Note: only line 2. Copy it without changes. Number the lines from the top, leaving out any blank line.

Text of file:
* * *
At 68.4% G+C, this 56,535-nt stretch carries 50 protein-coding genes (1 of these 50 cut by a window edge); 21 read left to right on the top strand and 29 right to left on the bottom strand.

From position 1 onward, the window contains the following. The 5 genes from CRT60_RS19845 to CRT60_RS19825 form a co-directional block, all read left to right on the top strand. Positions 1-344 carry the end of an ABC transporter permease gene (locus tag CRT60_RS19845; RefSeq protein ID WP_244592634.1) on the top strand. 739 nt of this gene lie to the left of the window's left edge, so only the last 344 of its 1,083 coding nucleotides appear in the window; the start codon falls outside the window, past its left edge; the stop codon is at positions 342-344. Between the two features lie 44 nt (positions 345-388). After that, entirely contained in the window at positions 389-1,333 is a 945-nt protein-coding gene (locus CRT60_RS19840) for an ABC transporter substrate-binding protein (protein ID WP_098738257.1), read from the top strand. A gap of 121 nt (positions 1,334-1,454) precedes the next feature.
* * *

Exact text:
From position 1 onward, the window contains the following. The 5 genes from CRT60_RS19845 to CRT60_RS19825 form a co-directional block, all read left to right on the top strand. Positions 1-344 carry the end of an ABC transporter permease gene (locus tag CRT60_RS19845; RefSeq protein ID WP_244592634.1) on the top strand. 739 nt of this gene lie to the left of the window's left edge, so only the last 344 of its 1,083 coding nucleotides appear in the window; the start codon falls outside the window, past its left edge; the stop codon is at positions 342-344. Between the two features lie 44 nt (positions 345-388). After that, entirely contained in the window at positions 389-1,333 is a 945-nt protein-coding gene (locus CRT60_RS19840) for an ABC transporter substrate-binding protein (protein ID WP_098738257.1), read from the top strand. A gap of 121 nt (positions 1,334-1,454) precedes the next feature.